California Turns to War-Zone DNA Test to ID Fire Remains
(Bloomberg) -- Authorities in California have turned to a DNA-testing technology designed for war zones to help identify the charred remains of victims of the state’s deadliest fire in a century.
At least 77 people are dead and more than 900 remain missing after the Camp Fire swept through the Sierra foothills town of Paradise, destroying more than 11,000 homes and scorching an area hundreds of square miles wide. Many victims were burned beyond recognition, making identifying remains a difficult task using traditional DNA-analysis techniques. Those samples typically must be shipped off to a laboratory, and the identification process can take weeks -- if it works at all.
So the Butte County Sheriff’s Office called in ANDE, a firm that specializes in rapidly analyzing DNA from the field. The company uses what amounts to a lab in a box. About the size of an office printer, ANDE’s Rapid DNA instrument is tailored for use in places like war zones or crime scenes, where it’s often essential to process samples quickly or a lab isn’t accessible. The company says it can identify a DNA sample in two hours or less. It’s the first time the technology has been deployed in a natural disaster since the company was founded in 2000.
“The greatest concern was the fact that so many of the remains were badly decomposed or badly degraded,’’ said Annette Mattern, chief communications officer of ANDE, which has offices in Longmont, Colorado, and Waltham, Massachusetts. “We’re dealing with fire, which is the worst-case scenario when you’re trying to extract DNA.’’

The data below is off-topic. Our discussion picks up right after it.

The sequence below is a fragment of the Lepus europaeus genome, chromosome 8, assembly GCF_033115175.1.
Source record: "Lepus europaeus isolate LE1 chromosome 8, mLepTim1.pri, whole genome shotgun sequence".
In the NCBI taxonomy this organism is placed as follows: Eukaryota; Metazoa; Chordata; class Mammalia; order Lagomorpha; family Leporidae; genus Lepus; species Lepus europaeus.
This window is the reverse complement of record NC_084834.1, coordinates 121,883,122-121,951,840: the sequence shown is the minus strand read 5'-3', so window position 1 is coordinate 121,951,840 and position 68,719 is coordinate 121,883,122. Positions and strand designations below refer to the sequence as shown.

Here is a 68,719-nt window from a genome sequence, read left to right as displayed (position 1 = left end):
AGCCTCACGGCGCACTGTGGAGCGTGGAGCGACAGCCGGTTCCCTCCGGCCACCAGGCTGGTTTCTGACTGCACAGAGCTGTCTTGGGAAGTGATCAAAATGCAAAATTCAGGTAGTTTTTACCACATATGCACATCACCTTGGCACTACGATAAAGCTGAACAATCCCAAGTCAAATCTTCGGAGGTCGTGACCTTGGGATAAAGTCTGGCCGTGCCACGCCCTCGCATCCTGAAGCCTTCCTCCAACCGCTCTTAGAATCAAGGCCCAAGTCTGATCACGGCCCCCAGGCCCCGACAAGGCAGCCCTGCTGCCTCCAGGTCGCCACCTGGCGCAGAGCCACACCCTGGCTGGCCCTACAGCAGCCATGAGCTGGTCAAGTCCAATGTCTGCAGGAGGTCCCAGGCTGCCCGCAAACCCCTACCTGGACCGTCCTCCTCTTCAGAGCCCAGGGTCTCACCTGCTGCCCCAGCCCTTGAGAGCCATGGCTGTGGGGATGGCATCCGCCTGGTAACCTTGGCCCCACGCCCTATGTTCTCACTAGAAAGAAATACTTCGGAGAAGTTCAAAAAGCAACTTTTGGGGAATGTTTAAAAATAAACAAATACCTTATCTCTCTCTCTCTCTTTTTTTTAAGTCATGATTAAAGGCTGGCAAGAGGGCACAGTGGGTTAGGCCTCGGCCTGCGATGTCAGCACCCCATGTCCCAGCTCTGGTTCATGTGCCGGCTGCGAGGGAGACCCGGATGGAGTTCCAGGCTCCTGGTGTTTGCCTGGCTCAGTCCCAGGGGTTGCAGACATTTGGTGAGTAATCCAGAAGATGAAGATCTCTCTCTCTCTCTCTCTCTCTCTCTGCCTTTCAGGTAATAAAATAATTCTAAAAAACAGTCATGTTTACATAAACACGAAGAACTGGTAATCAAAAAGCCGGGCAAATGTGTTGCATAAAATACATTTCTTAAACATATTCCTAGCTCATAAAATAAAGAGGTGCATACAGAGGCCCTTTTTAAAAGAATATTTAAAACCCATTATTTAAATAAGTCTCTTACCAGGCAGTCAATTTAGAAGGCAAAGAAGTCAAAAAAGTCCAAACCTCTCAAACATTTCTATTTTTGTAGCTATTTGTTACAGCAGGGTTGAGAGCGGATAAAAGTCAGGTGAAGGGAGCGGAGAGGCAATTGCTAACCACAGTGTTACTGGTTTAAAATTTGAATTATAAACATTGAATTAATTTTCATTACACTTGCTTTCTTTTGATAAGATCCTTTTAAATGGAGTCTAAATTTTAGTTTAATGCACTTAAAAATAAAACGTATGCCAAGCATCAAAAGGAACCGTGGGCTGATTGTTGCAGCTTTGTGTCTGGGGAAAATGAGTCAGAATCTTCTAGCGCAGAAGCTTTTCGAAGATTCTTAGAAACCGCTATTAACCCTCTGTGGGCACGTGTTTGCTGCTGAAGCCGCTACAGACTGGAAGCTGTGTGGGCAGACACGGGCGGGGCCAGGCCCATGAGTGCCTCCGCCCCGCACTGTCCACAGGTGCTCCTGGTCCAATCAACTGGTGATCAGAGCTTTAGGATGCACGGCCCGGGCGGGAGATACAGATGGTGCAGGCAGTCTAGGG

ANDE has about a dozen employees stationed on the ground with search-and-rescue teams in Butte County and in Sacramento to help identify remains as quickly as possible. As recovery teams search debris, they turn over tissue and bone fragments to the ANDE team. The fire continues to burn.
Authorities are requesting that family members of those missing give cheek swabs to help identify the dead. From those swabs, ANDE builds a reference database to compare with the DNA samples extracted from the tissue and bones of victims. ANDE has seven Rapid DNA machines on site in California, and each can automatically process the DNA and then generate a genetic profile to determine whether samples from the field match any donated samples.
One reason the process works so quickly is that the test looks only at a few spots on a genome to determine a match. That’s a far smaller amount of data than that used by testing companies like 23andMe, which look at hundreds of thousands of places on a genome to answer a wide array of questions.
“We create a DNA fingerprint,’’ said Mattern. “Once a match is made, if it is made, then we will provide that information to the coroner.’’
But, she said, the company needs many more samples to identify all the remains. ANDE is currently working with the sheriff’s office so that relatives who live outside the area may donate a genetic sample as well.
In the past, ANDE’s technology has been used in military operations, and to help identify sexual-assault suspects and victims of child trafficking. It was developed with input from agencies including the Federal Bureau of Investigation and Department of Defense.
In disasters, identifying the dead is often a long and painful process for families. ANDE has volunteered its services, Mattern said, in hopes of making that task less harrowing.
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